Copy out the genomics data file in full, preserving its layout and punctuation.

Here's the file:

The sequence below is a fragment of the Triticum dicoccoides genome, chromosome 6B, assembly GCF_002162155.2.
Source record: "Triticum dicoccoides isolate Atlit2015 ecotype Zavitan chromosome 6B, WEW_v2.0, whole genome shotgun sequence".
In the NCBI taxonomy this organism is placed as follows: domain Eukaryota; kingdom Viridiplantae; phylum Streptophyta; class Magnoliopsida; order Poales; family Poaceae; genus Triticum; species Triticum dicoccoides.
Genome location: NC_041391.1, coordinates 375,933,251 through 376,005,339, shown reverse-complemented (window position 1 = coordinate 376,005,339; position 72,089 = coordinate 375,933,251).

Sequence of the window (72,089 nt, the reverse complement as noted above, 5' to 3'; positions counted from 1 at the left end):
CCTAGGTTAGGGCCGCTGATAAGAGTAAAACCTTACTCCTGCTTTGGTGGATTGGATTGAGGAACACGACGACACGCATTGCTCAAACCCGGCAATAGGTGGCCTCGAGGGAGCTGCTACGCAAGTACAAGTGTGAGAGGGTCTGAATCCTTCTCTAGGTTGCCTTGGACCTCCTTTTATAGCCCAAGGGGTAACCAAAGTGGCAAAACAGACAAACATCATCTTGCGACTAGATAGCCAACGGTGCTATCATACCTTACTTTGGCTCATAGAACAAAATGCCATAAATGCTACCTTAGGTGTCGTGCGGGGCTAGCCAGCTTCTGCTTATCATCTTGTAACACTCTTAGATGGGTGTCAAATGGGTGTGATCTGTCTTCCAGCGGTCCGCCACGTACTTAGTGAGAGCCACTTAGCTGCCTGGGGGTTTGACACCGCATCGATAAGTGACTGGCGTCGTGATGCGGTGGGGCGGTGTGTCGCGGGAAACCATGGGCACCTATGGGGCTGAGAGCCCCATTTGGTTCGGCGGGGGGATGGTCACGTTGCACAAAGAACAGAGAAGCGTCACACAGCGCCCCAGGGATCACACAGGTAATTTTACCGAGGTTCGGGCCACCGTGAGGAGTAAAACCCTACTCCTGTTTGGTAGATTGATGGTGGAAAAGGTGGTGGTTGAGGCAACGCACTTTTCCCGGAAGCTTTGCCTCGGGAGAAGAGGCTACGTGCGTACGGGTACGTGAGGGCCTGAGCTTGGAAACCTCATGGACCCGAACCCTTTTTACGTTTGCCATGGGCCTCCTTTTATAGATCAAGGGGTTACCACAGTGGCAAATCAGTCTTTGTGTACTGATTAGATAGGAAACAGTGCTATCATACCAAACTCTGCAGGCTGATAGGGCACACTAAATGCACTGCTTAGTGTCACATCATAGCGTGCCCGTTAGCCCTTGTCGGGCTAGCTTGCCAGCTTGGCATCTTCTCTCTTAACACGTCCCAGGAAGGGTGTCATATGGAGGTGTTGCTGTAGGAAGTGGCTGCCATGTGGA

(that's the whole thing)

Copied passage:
The sequence below is a fragment of the Triticum dicoccoides genome, chromosome 6B, assembly GCF_002162155.2.
Source record: "Triticum dicoccoides isolate Atlit2015 ecotype Zavitan chromosome 6B, WEW_v2.0, whole genome shotgun sequence".
In the NCBI taxonomy this organism is placed as follows: domain Eukaryota; kingdom Viridiplantae; phylum Streptophyta; class Magnoliopsida; order Poales; family Poaceae; genus Triticum; species Triticum dicoccoides.
Genome location: NC_041391.1, coordinates 375,933,251 through 376,005,339, shown reverse-complemented (window position 1 = coordinate 376,005,339; position 72,089 = coordinate 375,933,251).

Sequence of the window (72,089 nt, the reverse complement as noted above, 5' to 3'; positions counted from 1 at the left end):
CCTAGGTTAGGGCCGCTGATAAGAGTAAAACCTTACTCCTGCTTTGGTGGATTGGATTGAGGAACACGACGACACGCATTGCTCAAACCCGGCAATAGGTGGCCTCGAGGGAGCTGCTACGCAAGTACAAGTGTGAGAGGGTCTGAATCCTTCTCTAGGTTGCCTTGGACCTCCTTTTATAGCCCAAGGGGTAACCAAAGTGGCAAAACAGACAAACATCATCTTGCGACTAGATAGCCAACGGTGCTATCATACCTTACTTTGGCTCATAGAACAAAATGCCATAAATGCTACCTTAGGTGTCGTGCGGGGCTAGCCAGCTTCTGCTTATCATCTTGTAACACTCTTAGATGGGTGTCAAATGGGTGTGATCTGTCTTCCAGCGGTCCGCCACGTACTTAGTGAGAGCCACTTAGCTGCCTGGGGGTTTGACACCGCATCGATAAGTGACTGGCGTCGTGATGCGGTGGGGCGGTGTGTCGCGGGAAACCATGGGCACCTATGGGGCTGAGAGCCCCATTTGGTTCGGCGGGGGGATGGTCACGTTGCACAAAGAACAGAGAAGCGTCACACAGCGCCCCAGGGATCACACAGGTAATTTTACCGAGGTTCGGGCCACCGTGAGGAGTAAAACCCTACTCCTGTTTGGTAGATTGATGGTGGAAAAGGTGGTGGTTGAGGCAACGCACTTTTCCCGGAAGCTTTGCCTCGGGAGAAGAGGCTACGTGCGTACGGGTACGTGAGGGCCTGAGCTTGGAAACCTCATGGACCCGAACCCTTTTTACGTTTGCCATGGGCCTCCTTTTATAGATCAAGGGGTTACCACAGTGGCAAATCAGTCTTTGTGTACTGATTAGATAGGAAACAGTGCTATCATACCAAACTCTGCAGGCTGATAGGGCACACTAAATGCACTGCTTAGTGTCACATCATAGCGTGCCCGTTAGCCCTTGTCGGGCTAGCTTGCCAGCTTGGCATCTTCTCTCTTAACACGTCCCAGGAAGGGTGTCATATGGAGGTGTTGCTGTAGGAAGTGGCTGCCATGTGGA